When Mario Rivera attended the Blackwell School in Marfa, Texas, in the 1950s, he didn’t think much about it.
“It was just a normal school,” the 79-year-old said. “The students were, of course, Hispanic, being that it was a segregated school.”
He didn’t realize it was segregated at age 7 because everyone around him was in the same boat.
“We were never told that there was another school for the white students across the tracks,” Rivera said.
As an adult, he and fellow alumni in the nonprofit Blackwell School Alliance have worked to not only save the school from demolition but preserve its history. After years of lobbying Congress in partnership with the National Parks Conservation Association, President Joe Biden this week authoriz the Blackwell School as a national historic site, and the whole country will soon be able to learn from it as America’s newest National Park Service site.
“As a nation, we must face the wrongs of our past in order to build a more just and equitable future. The ugliness of the segregation era had many impacts that we have failed as a nation to adequately acknowledge,” Interior Secretary Deb Haaland said in a statement. “This new designation will help us tell a truer American story, and ensure this important and painful chapter in our nation’s history is preserved and remembered for the generations to come.”
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What is the Blackwell School?
From 1909 until 1965, the Blackwell School was a segregated school for first through eighth-grade students of Mexican descent in Marfa, Texas.
“If you’re a historian, you’ll remember the Treaty of Guadalupe Hidalgo, which brought this great, great territory of the Southwest into the United States. Well, that treaty ensured that people of Mexican descent would be given the full rights of American citizenship,” said Gretel Enck, president of the Blackwell School Alliance. “The way that played out was not true. Traditionally, folks have been denied many, many rights, and education is just one of them.”
Enck said students got hand-me-down books, sports equipment and musical instruments. They were also forbidden from speaking Spanish. At one point, a mock funeral for the language was held at the school, and students were punished with a paddle if they spoke it, according the National Parks Conservation Association.
“A lot of us forgot our language and didn’t want our children to speak Spanish,” former student Jessi Silva said in a statement. “But also today, we are in danger of forgetting our history. The Blackwell School is part of our history, in Marfa and beyond.”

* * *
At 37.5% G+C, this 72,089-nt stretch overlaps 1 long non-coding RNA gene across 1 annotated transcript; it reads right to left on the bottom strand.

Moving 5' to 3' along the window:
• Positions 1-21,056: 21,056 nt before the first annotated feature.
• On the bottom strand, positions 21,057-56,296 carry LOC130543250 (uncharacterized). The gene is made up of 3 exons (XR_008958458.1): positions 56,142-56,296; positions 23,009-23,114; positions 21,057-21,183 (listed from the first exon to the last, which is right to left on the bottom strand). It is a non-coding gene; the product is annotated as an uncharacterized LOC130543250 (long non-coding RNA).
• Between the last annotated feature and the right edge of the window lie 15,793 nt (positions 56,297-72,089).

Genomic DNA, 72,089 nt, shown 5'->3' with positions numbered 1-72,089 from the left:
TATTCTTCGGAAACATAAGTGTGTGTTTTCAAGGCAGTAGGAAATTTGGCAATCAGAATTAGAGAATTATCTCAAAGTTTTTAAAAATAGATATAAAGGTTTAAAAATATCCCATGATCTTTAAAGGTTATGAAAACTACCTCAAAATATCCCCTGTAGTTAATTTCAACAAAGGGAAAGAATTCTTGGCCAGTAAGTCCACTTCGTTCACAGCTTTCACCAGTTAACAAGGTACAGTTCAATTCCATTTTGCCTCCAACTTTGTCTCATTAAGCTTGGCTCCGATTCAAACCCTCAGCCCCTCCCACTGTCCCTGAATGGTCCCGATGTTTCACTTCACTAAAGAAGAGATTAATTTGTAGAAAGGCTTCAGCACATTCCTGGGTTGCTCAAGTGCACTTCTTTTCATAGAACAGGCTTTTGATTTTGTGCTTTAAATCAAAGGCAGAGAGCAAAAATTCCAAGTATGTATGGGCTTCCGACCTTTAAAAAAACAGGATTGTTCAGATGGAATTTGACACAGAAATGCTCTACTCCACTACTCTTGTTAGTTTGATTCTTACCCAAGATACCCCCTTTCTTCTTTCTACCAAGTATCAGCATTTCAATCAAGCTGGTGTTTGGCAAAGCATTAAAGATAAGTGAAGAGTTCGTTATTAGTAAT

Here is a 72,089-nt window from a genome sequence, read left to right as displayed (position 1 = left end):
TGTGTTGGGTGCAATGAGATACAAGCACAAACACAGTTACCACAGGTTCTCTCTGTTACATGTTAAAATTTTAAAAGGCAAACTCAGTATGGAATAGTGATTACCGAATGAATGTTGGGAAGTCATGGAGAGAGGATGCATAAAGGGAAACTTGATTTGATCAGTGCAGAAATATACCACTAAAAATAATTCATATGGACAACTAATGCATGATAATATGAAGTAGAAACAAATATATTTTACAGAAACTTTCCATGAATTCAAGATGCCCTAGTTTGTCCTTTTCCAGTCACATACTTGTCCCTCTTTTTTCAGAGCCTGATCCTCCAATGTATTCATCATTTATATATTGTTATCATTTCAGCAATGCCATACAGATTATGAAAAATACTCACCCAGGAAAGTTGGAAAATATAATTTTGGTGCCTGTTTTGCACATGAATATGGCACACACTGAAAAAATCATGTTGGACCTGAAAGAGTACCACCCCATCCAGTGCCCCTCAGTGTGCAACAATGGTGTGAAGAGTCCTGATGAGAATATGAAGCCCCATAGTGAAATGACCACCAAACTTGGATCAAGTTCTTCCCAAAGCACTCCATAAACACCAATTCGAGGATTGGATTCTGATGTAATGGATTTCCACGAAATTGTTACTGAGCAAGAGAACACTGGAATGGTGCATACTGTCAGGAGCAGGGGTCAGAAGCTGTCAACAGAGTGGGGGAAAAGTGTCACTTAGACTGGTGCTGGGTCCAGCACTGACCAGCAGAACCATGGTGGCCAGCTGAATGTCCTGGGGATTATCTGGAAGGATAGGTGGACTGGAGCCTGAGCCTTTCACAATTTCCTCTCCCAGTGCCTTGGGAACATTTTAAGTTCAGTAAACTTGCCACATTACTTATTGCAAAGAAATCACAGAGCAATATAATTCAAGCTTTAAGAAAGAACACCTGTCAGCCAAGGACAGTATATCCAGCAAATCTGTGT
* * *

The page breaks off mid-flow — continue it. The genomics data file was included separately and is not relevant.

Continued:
That history is complicated and not all bad, according to Enck. While some former students recall feeling humiliated and discriminated against in school and the larger community, others had “wonderful” memories, according to the Blackwell School Alliance.
“We also had a core group of really dedicated teachers at Blackwell who were sort of overcoming this systemic problem of discrimination against these children,” Enck said. “And one interesting thing about a lot of our alumni is they went on to careers in education.”
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Why is the Blackwell School becoming a national historic site?
Not only is the Blackwell School one of the last remaining “’Mexican Schools” of its kind in good standing condition, but it will also be “one of the first national park sites dedicated to telling modern Latino history,” according to the National Parks Conservation Association.
“Everywhere you read about other races, but the Hispanic portion of American history is very limited,” Rivera said. “The preservation of the Blackwell School here allows for a little bit of Hispanic history to be exposed.”
There are a number of spaces within the National Park Service’s existing 423 sites, where visitors can learn about Latinx American history, but the Park Service is continually working on increasing representation and inclusion across its system.
“It is our solemn responsibility as caretakers of America’s national treasures to tell the whole story of our nation’s heritage for the benefit of present and future generations,” National Park Service Director Chuck Sams said in a statement.
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When can I visit?
The Blackwell School is currently open to the public on weekends afternoons and by appointment on weeknights. Details can be found on the Blackwell School Alliance website. It’s currently being managed by the Alliance.
It’s expected to take more than a year for the National Park Service to formally acquire the land and establish it as a national historic site.
“The National Park Service will continue working closely with key stakeholders dedicated to the preservation of Blackwell School, and those directly impacted by the de facto segregation of Mexican Americans during the early 1900s, to preserve and interpret this significant historic site to the public,” Sams said.
Enck is excited about the resources that come with the new designation.
”I don’t just need money. I mean all of the expertise that the Park Service brings in telling challenging stories and complicated stories of American history,” she said. “We really hope that this opens up doors for other stories of Hispanic, Latino history to be told.”
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